Attorney-at-Law Hejaaz Hizbullah and Principal of Madrasa School Mohammed Shakeel were further remanded till March 18 by the Fort Magistrate’s Court today. They were earlier remanded under section 2 (1) (h) of the PTA and section 3(1) of the ICCPR Act.   http://www.dailymirror.lk/breaking_news/Hizbullah-and-Madrasa-School-Principal-further-remanded/108-206945 Please enable JavaScript to view the comments powered by Disqus.
    Read More...
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UK Muslims complain to UN over Sri Lanka’s cremation policy

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Muslim Council of Britain leads calls for an end to the ‘unjust and discriminatory’ mandatory cremation policy.
9 Feb 2021
Muslim families in the United Kingdom whose loved ones have been cremated in Sri Lanka have submitted a complaint to the United Nations, branding the South Asian country’s controversial policy “unjust and discriminatory” and calling for its immediate suspension.

Buddhist-majority Sri Lanka made cremation mandatory last March for people who die, or are suspected to have died, with coronavirus.

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The move has deeply upset Muslims, because according to Islam, the dead should be buried.

Christians bury their dead, too, and some in Sri Lanka have also been hurt by the move, which came despite World Health Organization (WHO) guidelines which permit burials for people who die from COVID.

The UK complaint was lodged to the UN’s Human Rights Council (UNHRC) on Friday by the Muslim Council of Britain (MCB) in partnership with UK-based law firm Bindmans on behalf of the families.

Zara Mohammed, the secretary general of the MCB, described the country’s cremation policy as “unprecedented”.

“No other state has carried out such unjust and discriminatory measures,” she said in a statement issued on Monday. “We very much hope that the Sri Lankan government will change its policy in line with the World Health Organization advice.”

Tayab Ali, a partner at Bindmans who represents the MCB and the families, described the practice as “heartless”.

“Our clients were already suffering from the distress of losing a family member to COVID,” he said in a statement. “It is truly heartless for the Sri Lankan government to add to that distress by unnecessarily forcing the bodies of loved ones to be cremated.”

Ali also called for the UNHRC to “take immediate action on receipt of this complaint by granting interim measures to halt these cremations”.

UN experts urge policy rethink
The complaint said there was “no justification, on the facts, for the prohibition of burial maintained by the Sri Lankan government”.

“This has been recognised by multiple institutions of the UN,” it said. “There are, as scientific experts have already advised, multiple protection measures that can be put in place to protect public health without the blanket denial of the right of individuals to practise their religion and to be buried in accordance with their faith.”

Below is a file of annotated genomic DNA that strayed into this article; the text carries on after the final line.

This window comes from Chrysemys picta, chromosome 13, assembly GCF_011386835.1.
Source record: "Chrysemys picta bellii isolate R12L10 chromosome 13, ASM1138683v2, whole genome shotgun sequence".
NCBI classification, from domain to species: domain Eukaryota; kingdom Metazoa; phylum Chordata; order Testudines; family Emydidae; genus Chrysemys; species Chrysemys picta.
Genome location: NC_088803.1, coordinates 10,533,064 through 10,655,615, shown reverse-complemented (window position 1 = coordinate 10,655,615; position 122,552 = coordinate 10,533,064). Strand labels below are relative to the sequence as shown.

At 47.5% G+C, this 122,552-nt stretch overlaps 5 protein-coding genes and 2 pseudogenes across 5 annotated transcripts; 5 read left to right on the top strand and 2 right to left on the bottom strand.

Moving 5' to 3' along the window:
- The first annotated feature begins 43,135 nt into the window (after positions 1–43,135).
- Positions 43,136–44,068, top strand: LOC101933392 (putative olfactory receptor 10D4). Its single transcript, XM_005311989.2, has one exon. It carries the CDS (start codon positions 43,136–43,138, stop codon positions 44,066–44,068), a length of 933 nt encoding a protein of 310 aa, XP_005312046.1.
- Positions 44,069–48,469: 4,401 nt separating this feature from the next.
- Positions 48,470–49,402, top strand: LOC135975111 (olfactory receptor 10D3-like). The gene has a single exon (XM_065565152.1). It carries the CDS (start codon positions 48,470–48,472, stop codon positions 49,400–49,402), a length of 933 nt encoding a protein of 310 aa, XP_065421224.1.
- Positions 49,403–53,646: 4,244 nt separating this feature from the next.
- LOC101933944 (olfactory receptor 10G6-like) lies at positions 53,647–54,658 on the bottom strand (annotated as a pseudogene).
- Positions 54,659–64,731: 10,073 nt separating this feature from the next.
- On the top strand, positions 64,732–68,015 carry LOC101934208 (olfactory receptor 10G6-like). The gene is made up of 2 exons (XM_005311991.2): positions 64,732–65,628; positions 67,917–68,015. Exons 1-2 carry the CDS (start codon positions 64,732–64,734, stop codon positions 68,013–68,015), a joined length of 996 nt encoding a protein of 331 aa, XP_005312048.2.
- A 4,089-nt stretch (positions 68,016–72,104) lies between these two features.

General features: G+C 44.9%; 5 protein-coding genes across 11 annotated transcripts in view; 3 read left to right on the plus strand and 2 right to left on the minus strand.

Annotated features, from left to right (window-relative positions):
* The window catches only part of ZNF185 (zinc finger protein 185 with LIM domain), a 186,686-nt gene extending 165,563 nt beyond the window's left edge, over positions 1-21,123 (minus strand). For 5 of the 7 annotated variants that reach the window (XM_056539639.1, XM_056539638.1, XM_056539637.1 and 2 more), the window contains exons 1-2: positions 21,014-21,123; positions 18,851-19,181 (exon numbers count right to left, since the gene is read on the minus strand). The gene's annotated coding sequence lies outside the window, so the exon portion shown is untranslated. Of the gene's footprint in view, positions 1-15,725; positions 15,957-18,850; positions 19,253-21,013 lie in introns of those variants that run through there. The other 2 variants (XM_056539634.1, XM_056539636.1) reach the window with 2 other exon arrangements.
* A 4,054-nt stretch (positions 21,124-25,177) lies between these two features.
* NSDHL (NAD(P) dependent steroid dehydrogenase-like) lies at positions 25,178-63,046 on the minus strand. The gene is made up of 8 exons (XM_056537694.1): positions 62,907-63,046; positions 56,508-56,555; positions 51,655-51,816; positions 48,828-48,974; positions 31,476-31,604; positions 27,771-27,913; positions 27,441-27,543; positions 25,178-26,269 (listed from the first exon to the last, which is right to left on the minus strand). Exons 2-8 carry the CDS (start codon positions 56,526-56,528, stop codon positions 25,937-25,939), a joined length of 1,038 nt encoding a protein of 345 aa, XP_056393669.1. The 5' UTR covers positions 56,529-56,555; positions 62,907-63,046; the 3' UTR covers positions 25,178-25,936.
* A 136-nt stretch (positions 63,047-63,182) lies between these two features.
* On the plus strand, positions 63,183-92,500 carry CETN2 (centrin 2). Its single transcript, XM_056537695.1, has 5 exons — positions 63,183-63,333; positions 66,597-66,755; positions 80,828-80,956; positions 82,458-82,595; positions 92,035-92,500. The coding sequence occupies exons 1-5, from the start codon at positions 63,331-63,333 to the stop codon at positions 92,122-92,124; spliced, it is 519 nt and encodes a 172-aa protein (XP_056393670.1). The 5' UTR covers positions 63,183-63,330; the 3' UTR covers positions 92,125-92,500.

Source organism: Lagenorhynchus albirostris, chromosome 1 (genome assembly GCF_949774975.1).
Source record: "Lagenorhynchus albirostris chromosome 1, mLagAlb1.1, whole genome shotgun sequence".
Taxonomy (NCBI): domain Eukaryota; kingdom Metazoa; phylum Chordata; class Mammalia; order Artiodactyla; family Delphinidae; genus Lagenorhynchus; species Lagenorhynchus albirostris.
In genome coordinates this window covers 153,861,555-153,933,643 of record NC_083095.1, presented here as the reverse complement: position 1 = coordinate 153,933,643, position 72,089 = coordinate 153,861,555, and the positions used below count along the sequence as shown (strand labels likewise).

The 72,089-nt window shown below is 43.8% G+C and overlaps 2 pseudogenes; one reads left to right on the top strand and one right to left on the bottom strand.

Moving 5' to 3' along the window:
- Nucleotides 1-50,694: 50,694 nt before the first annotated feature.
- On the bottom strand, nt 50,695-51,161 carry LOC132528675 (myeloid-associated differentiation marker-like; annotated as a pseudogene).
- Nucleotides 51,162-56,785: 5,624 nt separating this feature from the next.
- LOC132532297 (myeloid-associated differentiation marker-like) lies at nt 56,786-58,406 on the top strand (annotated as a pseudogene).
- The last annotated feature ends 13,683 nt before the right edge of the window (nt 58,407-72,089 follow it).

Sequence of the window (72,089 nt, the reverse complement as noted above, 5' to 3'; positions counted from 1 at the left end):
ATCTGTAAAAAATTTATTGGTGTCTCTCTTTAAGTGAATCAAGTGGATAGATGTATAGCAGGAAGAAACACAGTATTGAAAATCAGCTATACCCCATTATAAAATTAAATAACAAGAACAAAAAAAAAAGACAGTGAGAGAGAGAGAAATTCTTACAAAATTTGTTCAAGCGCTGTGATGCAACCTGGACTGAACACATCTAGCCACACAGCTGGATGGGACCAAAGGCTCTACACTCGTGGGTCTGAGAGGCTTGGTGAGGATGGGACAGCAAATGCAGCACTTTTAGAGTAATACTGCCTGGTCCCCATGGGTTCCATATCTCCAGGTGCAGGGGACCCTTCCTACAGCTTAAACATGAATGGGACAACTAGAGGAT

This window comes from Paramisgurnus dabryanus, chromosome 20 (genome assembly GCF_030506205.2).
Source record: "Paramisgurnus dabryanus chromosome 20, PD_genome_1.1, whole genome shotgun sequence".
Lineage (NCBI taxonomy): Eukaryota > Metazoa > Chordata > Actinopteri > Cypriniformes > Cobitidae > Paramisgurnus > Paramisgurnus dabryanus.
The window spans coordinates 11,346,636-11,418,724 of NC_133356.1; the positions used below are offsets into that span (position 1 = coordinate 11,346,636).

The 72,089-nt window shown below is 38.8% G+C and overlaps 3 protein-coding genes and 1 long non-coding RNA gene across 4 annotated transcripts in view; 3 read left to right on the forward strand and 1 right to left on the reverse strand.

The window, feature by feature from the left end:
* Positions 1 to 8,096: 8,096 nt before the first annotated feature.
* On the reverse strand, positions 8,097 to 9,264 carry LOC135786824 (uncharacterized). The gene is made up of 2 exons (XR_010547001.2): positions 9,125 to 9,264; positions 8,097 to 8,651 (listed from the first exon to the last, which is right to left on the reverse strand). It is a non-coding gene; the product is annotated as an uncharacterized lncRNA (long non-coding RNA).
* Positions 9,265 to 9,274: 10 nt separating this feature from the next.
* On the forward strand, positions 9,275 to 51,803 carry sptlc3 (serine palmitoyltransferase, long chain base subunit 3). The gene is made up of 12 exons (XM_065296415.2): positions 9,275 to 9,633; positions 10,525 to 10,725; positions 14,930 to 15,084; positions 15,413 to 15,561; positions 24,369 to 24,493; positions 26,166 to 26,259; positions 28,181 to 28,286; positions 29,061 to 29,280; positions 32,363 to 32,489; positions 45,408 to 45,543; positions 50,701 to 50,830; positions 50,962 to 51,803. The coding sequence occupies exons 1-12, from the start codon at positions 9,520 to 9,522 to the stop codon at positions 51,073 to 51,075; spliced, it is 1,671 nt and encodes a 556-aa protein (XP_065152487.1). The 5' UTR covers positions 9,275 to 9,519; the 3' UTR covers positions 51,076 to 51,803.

Sri Lankan officials have claimed that bodies of COVID victims would contaminate the groundwater if buried.

But several experts have countered this claim, noting that if burial locations are well planned, the groundwater would not be affected.

In January, an expert panel appointed by Sri Lanka’s Ministry of Health said burying those who had died from COVID-19 was allowed, in line with precautions to curtail the pandemic.

UN special rapporteurs, for their part, have twice called on Sri Lanka’s government to reconsider its mandatory cremation policy in letters sent to authorities in January this year and last April.

In their latest note, UN experts said the practice ran contrary to the beliefs of Muslims and other minority communities in Sri Lanka, and could “foment existing prejudices, intolerance and violence”.

The WHO has said there is no evidence to suggest that cremation prevents the spread of coronavirus.

“While we must be alert to the serious public health challenges posed by the pandemic, COVID-19 measures must respect and protect the dignity of the dead, their cultural and religious traditions or beliefs, and their families throughout,” the UN experts said.

Critics of Sri Lankan Prime Minister Mahinda Rajapaksa have accused his government of using the pandemic to marginalise Muslims, who make up roughly 10 percent of Sri Lanka’s 21 million people.

More than 70,000 COVID-19 infections have been recorded in Sri Lanka since the pandemic erupted, and 365 people have died after contracting the virus, according to data collated by Johns Hopkins University School of Medicine.

SOURCE : AL JAZEERA

 

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https://www.aljazeera.com/news/2021/2/9/muslim-families-complain-to-un-over-sri-lanka-covid-cremations